Category Archives: PDDG File

Full Speed Ahead

With questions circulating about PDDG’s status in light of Corrin’s “compromise” position on Lowe’s, I would like to offer assurance that I and everyone else at PDDG headquarters remains focused on defeating Newman’s big box plans through every legal means.

We had anticipated that Corrin’s candidacy would distract him from the crucial work of defeating Newman and would raise questions about his relationship to PDDG, and we told him so. However, he was not to be dissuaded. That’s okay. It will have to be.

PDDG is a big tent. I, for one, have been surprised at who I have seen in there. We demand no oaths. The closest thing we have to a motto is quoted above. (I think it was PDDG firebrand Jim Allen who declared in a previous public meeting that we would “use every legal means” to defeat Newman.)

Fortunately, the election will soon be over and PDDG will be able to return to its core mission of preventing the reckless retail sprawl the PDD law was passed to allow. There can be no compromise on this position, and not because PDDG is doctrinaire or radical. There can be no compromise because Newman’s project presents Geneseo with a rare development trifecta: the wrong proposal done in the wrong way at the wrong time. Strike three.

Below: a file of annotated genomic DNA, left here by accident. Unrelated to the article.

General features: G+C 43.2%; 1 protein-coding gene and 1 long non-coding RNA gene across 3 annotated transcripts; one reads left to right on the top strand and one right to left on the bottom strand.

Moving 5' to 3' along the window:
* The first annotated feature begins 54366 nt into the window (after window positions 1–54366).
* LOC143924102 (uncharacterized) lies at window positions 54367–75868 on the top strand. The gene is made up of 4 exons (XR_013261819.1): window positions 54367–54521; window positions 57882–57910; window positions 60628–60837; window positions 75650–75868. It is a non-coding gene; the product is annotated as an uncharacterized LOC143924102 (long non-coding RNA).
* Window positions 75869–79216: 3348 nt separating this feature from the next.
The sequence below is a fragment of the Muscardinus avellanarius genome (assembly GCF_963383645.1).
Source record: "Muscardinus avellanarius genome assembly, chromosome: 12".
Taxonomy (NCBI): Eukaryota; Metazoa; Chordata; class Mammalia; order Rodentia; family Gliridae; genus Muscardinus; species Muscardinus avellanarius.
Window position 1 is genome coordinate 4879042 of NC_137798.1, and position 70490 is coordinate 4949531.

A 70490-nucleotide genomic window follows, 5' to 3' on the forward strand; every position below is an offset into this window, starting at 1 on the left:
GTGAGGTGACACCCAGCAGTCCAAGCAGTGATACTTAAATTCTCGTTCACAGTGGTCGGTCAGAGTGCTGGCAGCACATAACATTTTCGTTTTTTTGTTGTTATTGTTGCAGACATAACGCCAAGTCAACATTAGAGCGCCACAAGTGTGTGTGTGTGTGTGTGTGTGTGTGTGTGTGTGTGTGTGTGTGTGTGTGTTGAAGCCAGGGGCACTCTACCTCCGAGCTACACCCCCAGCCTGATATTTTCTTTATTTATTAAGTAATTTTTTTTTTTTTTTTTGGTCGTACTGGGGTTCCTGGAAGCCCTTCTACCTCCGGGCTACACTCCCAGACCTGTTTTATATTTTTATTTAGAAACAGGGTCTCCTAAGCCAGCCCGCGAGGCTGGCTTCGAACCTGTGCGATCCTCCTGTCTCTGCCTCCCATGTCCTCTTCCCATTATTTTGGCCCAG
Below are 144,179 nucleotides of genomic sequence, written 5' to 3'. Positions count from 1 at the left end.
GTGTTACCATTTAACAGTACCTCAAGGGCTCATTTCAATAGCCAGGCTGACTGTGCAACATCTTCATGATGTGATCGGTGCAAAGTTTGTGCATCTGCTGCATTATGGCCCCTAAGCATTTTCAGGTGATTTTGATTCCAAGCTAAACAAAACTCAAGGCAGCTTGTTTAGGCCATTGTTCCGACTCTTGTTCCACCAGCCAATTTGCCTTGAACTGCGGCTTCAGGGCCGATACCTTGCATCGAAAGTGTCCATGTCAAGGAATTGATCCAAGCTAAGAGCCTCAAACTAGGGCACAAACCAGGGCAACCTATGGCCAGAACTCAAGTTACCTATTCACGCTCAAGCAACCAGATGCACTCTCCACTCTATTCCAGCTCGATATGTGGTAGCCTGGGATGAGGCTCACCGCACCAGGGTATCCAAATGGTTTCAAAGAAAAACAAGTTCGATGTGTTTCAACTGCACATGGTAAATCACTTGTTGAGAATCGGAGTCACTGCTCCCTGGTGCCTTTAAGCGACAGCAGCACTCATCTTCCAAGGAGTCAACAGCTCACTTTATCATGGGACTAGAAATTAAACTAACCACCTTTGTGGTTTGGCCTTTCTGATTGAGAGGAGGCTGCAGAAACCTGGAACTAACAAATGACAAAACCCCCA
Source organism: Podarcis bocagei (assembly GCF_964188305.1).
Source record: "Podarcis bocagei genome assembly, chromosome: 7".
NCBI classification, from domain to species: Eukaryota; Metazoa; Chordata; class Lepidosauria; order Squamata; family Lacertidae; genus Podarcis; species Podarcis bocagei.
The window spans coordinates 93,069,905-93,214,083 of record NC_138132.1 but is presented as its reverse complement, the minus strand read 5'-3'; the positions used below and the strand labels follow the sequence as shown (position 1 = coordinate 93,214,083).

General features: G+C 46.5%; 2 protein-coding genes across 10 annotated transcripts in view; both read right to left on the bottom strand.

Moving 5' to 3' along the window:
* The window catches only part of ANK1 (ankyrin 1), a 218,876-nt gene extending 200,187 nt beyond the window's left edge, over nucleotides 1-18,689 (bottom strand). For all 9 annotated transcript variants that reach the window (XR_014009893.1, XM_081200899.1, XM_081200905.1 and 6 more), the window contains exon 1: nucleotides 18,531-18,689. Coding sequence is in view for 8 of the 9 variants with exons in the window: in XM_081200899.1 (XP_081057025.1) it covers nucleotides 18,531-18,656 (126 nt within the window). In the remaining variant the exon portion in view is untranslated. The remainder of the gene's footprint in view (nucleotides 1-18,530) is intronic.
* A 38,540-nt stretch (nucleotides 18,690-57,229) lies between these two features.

While we can debate the merits of retail as an economic development strategy, there is much about this proposal that is beyond debate: the secretive ties between the town and the developer; the documents pertaining to those ties that have gone missing; the incompatibility of Newman’s proposal and the zoning of its proposed location; the interference of elected officials with the deliberations and independence of the planning board; the elimination of the master plan committee as it completed its work on a new and overdue vision for the town. Under these circumstances, compromise is capitulation.

For these reasons and more, PDDG will continue to oppose Newman’s plans. After we have succeeded and after we have elected a new town board, we can look forward to working as a community to review and renew our planning and zoning. It is at that time, in the full light of day and away from the pressure created by an outside developer, that compromise and consensus will be needed.